City councilman pushing for ‘Murder Task Force’ in Memphis

Watch: City councilman pushing for ‘Murder Task Force’ in Memphis

MEMPHIS, Tenn. — This year 230 people have been killed in homicides in Memphis. The number means the 2016 homicide record was broken with three more months in the year.

To combat the rising violence, FOX13 learned one Memphis city councilmember is about to propose a solution.

Content Continues Below

The idea is called “Murder Task Force.” It will not happen soon enough to help the family of Herman Wright who was shot to death while sitting in a chair on his porch Sept. 20.

FOX13 counted at least twelve bullet holes across his home, not including the bullets that killed a father, brother, and someone who was liked by his neighbors.

“It makes you wonder what the (expletive) would piss you off that much, that would make you kill someone,” said Shelia Jackson, Wright’s sister.

FOX13 asked if the police department had contacted the family about an arrest.

“No sir,” said Wright’s daughter Shontelle Chauvez. “I don’t know what really happened to my dad. I don’t have closure.”

FOX13 tracked the locations of every reported homicide using the City of Memphis data portal and discovered that almost every neighborhood has a family grieving like Herman Wright’s.

Arresting suspected murderers has been difficult.

Three homicide detectives sent FOX13 figures that show the homicide bureau has closed just over half of its cases.

One issue hindering the number of homicide cases closed is manpower.

In an open records request, FOX13 discovered Memphis Police has 25 detectives assigned to the bureau, that’s the most since 2017.

According to a 2018 National Public Safety Partnership Assessment Report of Memphis Police Homicide and Prosecution, “the national best practice is 5 or 6 murders annually per investigator.”

The data from MPD also shows the average number of cases assigned to each detective is nine, although homicide detectives told FOX13 privately the actual number is as high as 12.

“The harm is that we are having so many homicides in the city that one investigator can’t effectively investigate that homicide before the next one comes around,” said Essica Cage, Memphis Police Association president. “So yes, it absolutely affects how they can investigate, homicides effectively.”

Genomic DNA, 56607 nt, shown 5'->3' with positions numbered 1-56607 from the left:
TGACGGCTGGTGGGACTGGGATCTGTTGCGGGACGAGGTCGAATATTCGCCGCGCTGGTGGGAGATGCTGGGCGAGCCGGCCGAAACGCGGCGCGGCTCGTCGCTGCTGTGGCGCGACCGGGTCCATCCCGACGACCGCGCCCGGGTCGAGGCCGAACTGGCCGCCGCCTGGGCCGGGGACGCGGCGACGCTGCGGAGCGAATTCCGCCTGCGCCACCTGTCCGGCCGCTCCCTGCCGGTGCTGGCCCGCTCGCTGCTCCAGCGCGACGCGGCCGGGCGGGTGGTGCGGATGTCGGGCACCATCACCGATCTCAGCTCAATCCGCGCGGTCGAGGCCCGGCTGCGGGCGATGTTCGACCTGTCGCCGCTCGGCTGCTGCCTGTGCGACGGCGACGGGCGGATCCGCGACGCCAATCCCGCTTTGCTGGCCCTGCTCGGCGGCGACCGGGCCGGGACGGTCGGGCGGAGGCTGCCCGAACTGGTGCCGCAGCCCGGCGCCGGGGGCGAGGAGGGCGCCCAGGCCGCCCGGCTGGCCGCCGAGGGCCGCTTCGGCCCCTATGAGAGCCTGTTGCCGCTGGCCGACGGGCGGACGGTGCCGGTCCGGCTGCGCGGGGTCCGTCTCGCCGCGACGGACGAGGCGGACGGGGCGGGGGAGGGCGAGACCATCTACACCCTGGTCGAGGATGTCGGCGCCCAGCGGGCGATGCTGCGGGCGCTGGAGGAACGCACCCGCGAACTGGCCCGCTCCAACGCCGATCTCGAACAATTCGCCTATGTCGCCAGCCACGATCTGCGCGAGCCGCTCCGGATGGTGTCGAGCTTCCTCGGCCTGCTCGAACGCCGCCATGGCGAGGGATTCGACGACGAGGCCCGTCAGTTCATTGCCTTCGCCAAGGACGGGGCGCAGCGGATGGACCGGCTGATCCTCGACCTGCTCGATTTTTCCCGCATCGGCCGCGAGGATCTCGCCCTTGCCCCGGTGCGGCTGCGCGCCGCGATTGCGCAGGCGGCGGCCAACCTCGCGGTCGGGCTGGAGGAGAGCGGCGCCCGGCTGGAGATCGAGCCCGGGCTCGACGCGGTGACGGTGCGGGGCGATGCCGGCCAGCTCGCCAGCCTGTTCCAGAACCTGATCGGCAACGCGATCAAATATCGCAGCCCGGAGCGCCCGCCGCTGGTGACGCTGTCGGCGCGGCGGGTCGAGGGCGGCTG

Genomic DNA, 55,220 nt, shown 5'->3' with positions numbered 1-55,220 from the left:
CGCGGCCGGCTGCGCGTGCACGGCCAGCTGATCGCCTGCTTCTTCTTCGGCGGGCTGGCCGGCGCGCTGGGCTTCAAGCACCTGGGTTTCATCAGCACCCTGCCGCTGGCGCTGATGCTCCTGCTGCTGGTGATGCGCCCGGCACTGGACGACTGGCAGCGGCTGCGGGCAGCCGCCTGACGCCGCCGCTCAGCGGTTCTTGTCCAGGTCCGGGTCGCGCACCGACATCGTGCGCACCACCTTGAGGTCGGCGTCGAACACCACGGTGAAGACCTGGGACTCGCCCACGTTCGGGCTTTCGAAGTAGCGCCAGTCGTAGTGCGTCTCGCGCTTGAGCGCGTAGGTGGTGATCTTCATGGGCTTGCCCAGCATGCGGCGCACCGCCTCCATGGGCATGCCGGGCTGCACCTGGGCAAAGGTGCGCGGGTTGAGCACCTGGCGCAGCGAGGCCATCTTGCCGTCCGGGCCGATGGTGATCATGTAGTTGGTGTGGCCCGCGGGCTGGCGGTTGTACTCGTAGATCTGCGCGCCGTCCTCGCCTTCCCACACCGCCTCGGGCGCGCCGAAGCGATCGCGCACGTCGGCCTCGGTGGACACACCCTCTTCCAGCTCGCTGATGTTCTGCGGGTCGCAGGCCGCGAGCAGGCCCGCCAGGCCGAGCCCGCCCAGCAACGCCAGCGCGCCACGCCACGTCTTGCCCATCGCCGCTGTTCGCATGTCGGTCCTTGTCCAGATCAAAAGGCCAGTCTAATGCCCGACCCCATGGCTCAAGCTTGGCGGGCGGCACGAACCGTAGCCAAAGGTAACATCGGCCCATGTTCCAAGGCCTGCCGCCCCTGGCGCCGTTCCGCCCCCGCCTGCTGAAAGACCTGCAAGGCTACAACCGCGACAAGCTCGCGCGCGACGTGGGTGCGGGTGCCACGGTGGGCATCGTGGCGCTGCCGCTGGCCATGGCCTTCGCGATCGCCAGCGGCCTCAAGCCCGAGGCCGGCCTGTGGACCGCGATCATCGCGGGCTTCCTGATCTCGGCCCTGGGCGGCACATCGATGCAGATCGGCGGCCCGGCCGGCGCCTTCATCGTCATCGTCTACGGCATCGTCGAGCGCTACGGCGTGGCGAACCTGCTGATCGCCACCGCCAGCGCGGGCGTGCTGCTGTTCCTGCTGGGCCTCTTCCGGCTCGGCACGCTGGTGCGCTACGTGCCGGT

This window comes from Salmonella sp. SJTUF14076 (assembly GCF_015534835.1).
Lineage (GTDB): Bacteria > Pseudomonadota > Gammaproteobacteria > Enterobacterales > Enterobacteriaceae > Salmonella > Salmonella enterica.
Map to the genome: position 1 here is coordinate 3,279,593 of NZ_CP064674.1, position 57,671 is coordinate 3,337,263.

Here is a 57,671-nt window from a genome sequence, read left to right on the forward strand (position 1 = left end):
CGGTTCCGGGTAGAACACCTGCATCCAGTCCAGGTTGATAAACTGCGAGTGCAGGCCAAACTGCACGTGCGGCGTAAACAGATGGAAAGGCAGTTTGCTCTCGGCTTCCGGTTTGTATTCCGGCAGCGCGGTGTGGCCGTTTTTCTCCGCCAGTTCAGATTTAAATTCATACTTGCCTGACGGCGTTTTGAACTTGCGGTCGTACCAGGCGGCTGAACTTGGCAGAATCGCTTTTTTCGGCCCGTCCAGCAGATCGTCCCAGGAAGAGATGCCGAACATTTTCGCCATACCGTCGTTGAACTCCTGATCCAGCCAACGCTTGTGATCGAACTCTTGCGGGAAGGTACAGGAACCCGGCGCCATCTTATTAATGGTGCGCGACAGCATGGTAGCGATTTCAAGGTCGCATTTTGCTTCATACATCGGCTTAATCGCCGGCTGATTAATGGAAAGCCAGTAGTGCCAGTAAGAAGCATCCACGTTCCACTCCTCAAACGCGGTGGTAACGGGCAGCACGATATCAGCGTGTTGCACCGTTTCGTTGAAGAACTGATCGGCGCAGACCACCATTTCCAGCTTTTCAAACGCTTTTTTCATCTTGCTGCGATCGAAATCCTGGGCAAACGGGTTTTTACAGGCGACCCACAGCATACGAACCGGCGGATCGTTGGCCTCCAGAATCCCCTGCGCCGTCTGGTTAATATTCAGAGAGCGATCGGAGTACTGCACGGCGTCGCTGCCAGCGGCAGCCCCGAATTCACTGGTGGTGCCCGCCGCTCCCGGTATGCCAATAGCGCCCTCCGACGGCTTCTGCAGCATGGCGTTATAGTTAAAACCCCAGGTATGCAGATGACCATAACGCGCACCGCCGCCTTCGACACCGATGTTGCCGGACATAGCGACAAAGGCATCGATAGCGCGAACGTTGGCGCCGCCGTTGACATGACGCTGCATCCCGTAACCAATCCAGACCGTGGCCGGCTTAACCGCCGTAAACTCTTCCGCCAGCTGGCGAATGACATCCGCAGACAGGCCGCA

According to Cage, the issue is manpower because “we are short in uniform patrol. We are short in homicide. We are short in traffic. Every division in this police department is short.”

FOX13 emailed Memphis Police six times over the course of more than a week beginning September 22, 2020, for an interview to discuss staffing.

A spokeswoman said the homicide detectives are not available.

Lt. Karen Rudolph referred FOX13 to an interview Memphis Police Director Mike Rallings gave to FOX13 about the record number of homicides this year.

During that Sept. 29 interview, the director talked about the need for more officers.

“We have a lot of manpower, but we could always use more...' to do more community policing and inside our homicide unit,'” Director Rallings said.

To deal with the record-breaking number of homicides, City Councilman Dr. Jeff Warren told FOX13 he wants Memphis and Shelby County to create a “Murder Task Force.”

Councilman Warren said this task force would “include social workers, community activists, churches and our police department to go after and fight urban violent crime.”

Councilman Warren told us whoever runs the task force would help coordinate the efforts used by the U.S. Attorney, Shelby County District Attorney, the Sheriff’s Office, and Memphis Police.

Warren wants social workers and community activists, even some of the people protesting for police reform would be asked to buy into the plan.

“When the police come through, and they happen to see my tags are expired or I have some problem that they can ticket my house for, this group is not involved in that type of law enforcement,” Warren said. “All they are going to go after is a violent urban crime.”

The councilman believes the idea can work after reading the book, “Bleeding Out: The Devastating Consequence of Urban Violence” written by Thomas Abt, a former prosecutor, and Obama Administration Justice Department official.

Warren told FOX13 the cost to start the task force would be $2 million and results could take months.

“I am proposing something that will help us get that down,” Warren said. “But it has to be set up. But it is not something where you can say let’s do this. Next week it is going to be great. It won’t happen that way.”

Herb Wright’s family hopes the task force will happen in time to arrest and convict his killer and change their perception of Memphis.

“We honestly thought about moving our family back to Memphis to be closer to my family,” Chauvez said. “There is no way I can see bringing my family back here.”